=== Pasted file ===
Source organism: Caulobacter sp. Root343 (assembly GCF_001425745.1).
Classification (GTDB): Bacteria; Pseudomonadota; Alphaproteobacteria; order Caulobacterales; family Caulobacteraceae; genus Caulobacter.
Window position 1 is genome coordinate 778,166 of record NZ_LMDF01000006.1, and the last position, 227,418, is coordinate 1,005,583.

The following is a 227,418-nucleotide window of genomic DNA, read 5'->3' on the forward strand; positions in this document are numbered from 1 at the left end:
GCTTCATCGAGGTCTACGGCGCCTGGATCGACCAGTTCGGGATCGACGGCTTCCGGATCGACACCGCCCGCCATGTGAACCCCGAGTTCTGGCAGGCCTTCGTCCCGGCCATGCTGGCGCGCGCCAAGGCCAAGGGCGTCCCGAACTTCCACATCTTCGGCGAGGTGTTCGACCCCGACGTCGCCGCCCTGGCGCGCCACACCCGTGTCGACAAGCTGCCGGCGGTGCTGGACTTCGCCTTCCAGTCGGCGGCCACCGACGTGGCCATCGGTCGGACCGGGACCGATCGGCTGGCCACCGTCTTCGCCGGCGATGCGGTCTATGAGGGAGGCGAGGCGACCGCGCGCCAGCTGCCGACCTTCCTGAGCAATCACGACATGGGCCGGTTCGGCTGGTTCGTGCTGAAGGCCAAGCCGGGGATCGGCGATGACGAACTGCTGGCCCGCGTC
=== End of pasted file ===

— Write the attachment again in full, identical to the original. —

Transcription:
Source organism: Caulobacter sp. Root343 (assembly GCF_001425745.1).
Classification (GTDB): Bacteria; Pseudomonadota; Alphaproteobacteria; order Caulobacterales; family Caulobacteraceae; genus Caulobacter.
Window position 1 is genome coordinate 778,166 of record NZ_LMDF01000006.1, and the last position, 227,418, is coordinate 1,005,583.

The following is a 227,418-nucleotide window of genomic DNA, read 5'->3' on the forward strand; positions in this document are numbered from 1 at the left end:
GCTTCATCGAGGTCTACGGCGCCTGGATCGACCAGTTCGGGATCGACGGCTTCCGGATCGACACCGCCCGCCATGTGAACCCCGAGTTCTGGCAGGCCTTCGTCCCGGCCATGCTGGCGCGCGCCAAGGCCAAGGGCGTCCCGAACTTCCACATCTTCGGCGAGGTGTTCGACCCCGACGTCGCCGCCCTGGCGCGCCACACCCGTGTCGACAAGCTGCCGGCGGTGCTGGACTTCGCCTTCCAGTCGGCGGCCACCGACGTGGCCATCGGTCGGACCGGGACCGATCGGCTGGCCACCGTCTTCGCCGGCGATGCGGTCTATGAGGGAGGCGAGGCGACCGCGCGCCAGCTGCCGACCTTCCTGAGCAATCACGACATGGGCCGGTTCGGCTGGTTCGTGCTGAAGGCCAAGCCGGGGATCGGCGATGACGAACTGCTGGCCCGCGTC